For a while now, here on Smashing Magazine, we have taken notice of how many designers are reluctant to embrace the new technologies such as CSS3 or HTML5 because of the lack of full cross-browser support for these technologies. Many designers are complaining about the numerous ways how the lack of cross-browser compatibility is effectively holding us back and tying our hands – keeping us from completely being able to shine and show off the full scope of our abilities in our work. Many are holding on to the notion that once this push is made, we will wake to a whole new Web – full of exciting opportunities just waiting on the other side. So they wait for this day. When in reality, they are effectively waiting for Godot.
Just like the elusive character from Beckett’s classic play, this day of full cross-browser support is not ever truly going to find its dawn and deliver us this wonderful new Web where our work looks the same within the window of any and every Web browser. Which means that many of us in the online reaches, from clients to designers to developers and on, are going to need to adjust our thinking so that we can realistically approach the Web as it is now, and more than likely how it will be in the future.
Sometimes it feels that we are hiding behind the lack of cross-browser compatibility to avoid learning new techniques that would actually dramatically improve our workflow. And that’s just wrong. Without an adjustment, we will continue to undersell the Web we have, and the landscape will remain unexcitingly stale and bound by this underestimation and mindset.
Adjustment in Progress
and some will not have certain plugins installed.
There are so many remarkable things that we, designers and developers, can do today: be it responsive designs with CSS3 media queries, rich Web typography (with full support today!) or HTML5 video and audio. And there are so many useful tools and resources that we can use right away to incorporate new technologies in our designs while still supporting older browsers. There is just no reason not to use them.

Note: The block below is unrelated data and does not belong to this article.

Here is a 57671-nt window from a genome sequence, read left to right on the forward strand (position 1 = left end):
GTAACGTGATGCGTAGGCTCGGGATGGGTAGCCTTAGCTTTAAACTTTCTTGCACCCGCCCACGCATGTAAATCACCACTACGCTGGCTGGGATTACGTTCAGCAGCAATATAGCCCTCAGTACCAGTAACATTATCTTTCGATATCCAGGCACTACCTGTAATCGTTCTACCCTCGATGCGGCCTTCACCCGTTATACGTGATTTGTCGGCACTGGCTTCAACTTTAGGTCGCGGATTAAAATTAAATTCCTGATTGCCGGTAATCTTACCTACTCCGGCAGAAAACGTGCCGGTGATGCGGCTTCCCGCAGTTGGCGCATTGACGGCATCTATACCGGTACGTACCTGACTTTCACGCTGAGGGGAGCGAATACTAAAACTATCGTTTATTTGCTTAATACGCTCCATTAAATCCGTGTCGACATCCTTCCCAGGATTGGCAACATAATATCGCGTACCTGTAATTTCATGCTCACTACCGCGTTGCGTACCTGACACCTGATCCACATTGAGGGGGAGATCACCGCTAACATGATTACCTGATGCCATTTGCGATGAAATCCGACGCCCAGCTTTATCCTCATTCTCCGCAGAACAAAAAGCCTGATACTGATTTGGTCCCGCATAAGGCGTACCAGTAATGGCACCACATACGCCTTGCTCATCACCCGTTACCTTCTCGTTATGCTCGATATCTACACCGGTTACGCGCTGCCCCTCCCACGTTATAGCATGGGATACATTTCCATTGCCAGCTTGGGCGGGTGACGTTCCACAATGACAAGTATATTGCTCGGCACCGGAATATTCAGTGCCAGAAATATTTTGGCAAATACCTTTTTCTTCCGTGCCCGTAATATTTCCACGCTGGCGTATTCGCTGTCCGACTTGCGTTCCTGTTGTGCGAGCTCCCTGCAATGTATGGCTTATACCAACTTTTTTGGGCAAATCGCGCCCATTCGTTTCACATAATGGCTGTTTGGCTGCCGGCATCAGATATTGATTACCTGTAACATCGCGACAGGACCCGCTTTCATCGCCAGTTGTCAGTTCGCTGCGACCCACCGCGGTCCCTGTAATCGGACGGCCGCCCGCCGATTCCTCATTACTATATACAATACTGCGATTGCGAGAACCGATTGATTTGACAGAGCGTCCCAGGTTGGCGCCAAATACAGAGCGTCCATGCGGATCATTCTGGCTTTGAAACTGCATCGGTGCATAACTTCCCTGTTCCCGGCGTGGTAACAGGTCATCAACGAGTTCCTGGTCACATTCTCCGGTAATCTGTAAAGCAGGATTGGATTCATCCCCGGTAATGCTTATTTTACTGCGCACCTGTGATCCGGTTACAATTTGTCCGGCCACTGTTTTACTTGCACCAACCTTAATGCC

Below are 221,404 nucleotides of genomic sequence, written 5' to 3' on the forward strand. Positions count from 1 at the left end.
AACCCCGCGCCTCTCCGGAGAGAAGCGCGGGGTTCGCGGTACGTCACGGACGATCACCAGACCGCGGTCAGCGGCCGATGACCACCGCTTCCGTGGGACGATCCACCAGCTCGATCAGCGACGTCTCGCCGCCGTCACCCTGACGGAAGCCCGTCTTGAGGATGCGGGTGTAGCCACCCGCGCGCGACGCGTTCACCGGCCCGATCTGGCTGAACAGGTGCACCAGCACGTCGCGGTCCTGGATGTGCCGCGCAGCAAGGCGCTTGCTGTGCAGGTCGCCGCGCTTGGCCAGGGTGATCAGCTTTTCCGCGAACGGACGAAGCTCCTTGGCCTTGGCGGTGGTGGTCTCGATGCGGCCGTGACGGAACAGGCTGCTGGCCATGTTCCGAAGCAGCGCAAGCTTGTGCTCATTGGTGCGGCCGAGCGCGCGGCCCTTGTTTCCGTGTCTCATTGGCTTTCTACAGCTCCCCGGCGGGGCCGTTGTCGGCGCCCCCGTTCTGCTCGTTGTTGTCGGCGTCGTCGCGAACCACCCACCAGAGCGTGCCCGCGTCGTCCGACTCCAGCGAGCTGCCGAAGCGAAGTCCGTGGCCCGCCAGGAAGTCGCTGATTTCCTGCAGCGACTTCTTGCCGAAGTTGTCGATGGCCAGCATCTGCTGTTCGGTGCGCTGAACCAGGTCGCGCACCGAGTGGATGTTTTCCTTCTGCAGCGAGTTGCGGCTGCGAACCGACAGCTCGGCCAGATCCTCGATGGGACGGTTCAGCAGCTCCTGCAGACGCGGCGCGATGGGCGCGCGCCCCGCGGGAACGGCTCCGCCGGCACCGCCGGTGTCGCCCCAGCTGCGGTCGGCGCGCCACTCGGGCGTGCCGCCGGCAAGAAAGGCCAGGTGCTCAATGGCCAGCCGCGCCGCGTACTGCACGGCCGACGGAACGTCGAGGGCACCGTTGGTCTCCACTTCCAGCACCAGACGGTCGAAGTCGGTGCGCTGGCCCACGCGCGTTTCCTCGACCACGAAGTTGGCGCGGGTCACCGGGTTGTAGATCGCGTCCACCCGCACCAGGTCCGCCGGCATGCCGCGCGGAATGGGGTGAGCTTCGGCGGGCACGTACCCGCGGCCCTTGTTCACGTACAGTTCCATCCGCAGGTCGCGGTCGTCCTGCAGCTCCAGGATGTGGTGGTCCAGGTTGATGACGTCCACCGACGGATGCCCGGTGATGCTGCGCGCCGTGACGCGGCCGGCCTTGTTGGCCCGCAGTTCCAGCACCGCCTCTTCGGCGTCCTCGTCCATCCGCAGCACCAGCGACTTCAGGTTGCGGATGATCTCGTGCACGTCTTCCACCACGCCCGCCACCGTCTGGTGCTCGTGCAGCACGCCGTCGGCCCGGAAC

We are the ones who can push the cross-browser support of these new technologies, encouraging and demanding the new features in future browsers. We have this power, and passing on it just because we don’t feel like there is no full support of them yet, should not be an option. We need to realize that we are the ones putting the wheels in motion and it’s up to us to decide what will be supported in the future browsers and what will not.
More exciting things will be coming in the future. We should design for the future and we should design for today – making sure that our progressive designs work well in modern browsers and work fine in older browsers. The crucial mistake would be clinging to the past, trying to work with the old nasty hacks and workarounds that will become obsolete very soon.
We can continue to cling to this notion and wait for older browsers to become outdated, thereby selling ourselves and our potential short, or we can adjust our way of thinking about this and come at the Web from a whole new perspective. One where we understand the truth of the situation we are faced with.